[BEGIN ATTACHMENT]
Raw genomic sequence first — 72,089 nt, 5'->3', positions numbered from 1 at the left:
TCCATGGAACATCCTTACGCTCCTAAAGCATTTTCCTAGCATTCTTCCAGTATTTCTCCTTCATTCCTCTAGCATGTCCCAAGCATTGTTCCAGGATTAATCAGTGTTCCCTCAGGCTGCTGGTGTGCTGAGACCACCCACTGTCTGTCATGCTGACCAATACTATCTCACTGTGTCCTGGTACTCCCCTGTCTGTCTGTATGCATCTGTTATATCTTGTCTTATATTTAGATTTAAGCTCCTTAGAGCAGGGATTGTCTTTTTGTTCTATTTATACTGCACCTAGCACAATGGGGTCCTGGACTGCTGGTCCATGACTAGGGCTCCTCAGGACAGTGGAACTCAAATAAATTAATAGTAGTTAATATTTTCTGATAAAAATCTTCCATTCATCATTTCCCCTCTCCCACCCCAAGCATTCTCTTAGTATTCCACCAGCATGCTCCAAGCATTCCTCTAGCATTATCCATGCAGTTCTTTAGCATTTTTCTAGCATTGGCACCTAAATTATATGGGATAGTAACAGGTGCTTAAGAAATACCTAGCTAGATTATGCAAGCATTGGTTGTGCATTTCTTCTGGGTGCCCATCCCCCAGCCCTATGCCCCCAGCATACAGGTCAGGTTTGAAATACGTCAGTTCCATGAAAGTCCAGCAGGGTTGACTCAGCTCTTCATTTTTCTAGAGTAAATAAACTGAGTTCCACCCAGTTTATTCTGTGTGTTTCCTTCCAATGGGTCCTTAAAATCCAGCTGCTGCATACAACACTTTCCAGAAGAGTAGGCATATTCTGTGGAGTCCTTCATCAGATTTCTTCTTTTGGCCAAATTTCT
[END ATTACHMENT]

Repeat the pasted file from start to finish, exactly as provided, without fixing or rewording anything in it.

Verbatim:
Raw genomic sequence first — 72,089 nt, 5'->3', positions numbered from 1 at the left:
TCCATGGAACATCCTTACGCTCCTAAAGCATTTTCCTAGCATTCTTCCAGTATTTCTCCTTCATTCCTCTAGCATGTCCCAAGCATTGTTCCAGGATTAATCAGTGTTCCCTCAGGCTGCTGGTGTGCTGAGACCACCCACTGTCTGTCATGCTGACCAATACTATCTCACTGTGTCCTGGTACTCCCCTGTCTGTCTGTATGCATCTGTTATATCTTGTCTTATATTTAGATTTAAGCTCCTTAGAGCAGGGATTGTCTTTTTGTTCTATTTATACTGCACCTAGCACAATGGGGTCCTGGACTGCTGGTCCATGACTAGGGCTCCTCAGGACAGTGGAACTCAAATAAATTAATAGTAGTTAATATTTTCTGATAAAAATCTTCCATTCATCATTTCCCCTCTCCCACCCCAAGCATTCTCTTAGTATTCCACCAGCATGCTCCAAGCATTCCTCTAGCATTATCCATGCAGTTCTTTAGCATTTTTCTAGCATTGGCACCTAAATTATATGGGATAGTAACAGGTGCTTAAGAAATACCTAGCTAGATTATGCAAGCATTGGTTGTGCATTTCTTCTGGGTGCCCATCCCCCAGCCCTATGCCCCCAGCATACAGGTCAGGTTTGAAATACGTCAGTTCCATGAAAGTCCAGCAGGGTTGACTCAGCTCTTCATTTTTCTAGAGTAAATAAACTGAGTTCCACCCAGTTTATTCTGTGTGTTTCCTTCCAATGGGTCCTTAAAATCCAGCTGCTGCATACAACACTTTCCAGAAGAGTAGGCATATTCTGTGGAGTCCTTCATCAGATTTCTTCTTTTGGCCAAATTTCT